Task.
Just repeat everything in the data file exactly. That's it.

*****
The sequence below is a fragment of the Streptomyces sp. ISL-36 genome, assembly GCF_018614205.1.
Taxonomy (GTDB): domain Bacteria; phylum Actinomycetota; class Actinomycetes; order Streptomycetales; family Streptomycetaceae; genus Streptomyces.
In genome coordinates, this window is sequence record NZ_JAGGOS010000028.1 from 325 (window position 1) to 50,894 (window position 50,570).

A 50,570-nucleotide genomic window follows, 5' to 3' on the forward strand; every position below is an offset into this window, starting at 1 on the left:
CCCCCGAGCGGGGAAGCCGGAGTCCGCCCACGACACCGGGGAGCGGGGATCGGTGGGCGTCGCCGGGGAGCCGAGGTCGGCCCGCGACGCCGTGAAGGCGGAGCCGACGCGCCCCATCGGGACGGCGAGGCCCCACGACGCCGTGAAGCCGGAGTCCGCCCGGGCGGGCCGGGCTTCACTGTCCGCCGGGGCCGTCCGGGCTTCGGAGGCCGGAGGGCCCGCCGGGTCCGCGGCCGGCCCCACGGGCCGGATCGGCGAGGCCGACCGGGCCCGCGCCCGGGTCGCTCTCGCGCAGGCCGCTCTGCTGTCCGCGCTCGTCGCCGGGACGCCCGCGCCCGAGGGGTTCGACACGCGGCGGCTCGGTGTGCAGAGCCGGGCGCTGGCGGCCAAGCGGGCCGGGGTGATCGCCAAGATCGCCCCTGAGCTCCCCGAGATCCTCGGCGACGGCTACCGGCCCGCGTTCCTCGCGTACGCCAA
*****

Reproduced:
The sequence below is a fragment of the Streptomyces sp. ISL-36 genome, assembly GCF_018614205.1.
Taxonomy (GTDB): domain Bacteria; phylum Actinomycetota; class Actinomycetes; order Streptomycetales; family Streptomycetaceae; genus Streptomyces.
In genome coordinates, this window is sequence record NZ_JAGGOS010000028.1 from 325 (window position 1) to 50,894 (window position 50,570).

A 50,570-nucleotide genomic window follows, 5' to 3' on the forward strand; every position below is an offset into this window, starting at 1 on the left:
CCCCCGAGCGGGGAAGCCGGAGTCCGCCCACGACACCGGGGAGCGGGGATCGGTGGGCGTCGCCGGGGAGCCGAGGTCGGCCCGCGACGCCGTGAAGGCGGAGCCGACGCGCCCCATCGGGACGGCGAGGCCCCACGACGCCGTGAAGCCGGAGTCCGCCCGGGCGGGCCGGGCTTCACTGTCCGCCGGGGCCGTCCGGGCTTCGGAGGCCGGAGGGCCCGCCGGGTCCGCGGCCGGCCCCACGGGCCGGATCGGCGAGGCCGACCGGGCCCGCGCCCGGGTCGCTCTCGCGCAGGCCGCTCTGCTGTCCGCGCTCGTCGCCGGGACGCCCGCGCCCGAGGGGTTCGACACGCGGCGGCTCGGTGTGCAGAGCCGGGCGCTGGCGGCCAAGCGGGCCGGGGTGATCGCCAAGATCGCCCCTGAGCTCCCCGAGATCCTCGGCGACGGCTACCGGCCCGCGTTCCTCGCGTACGCCAA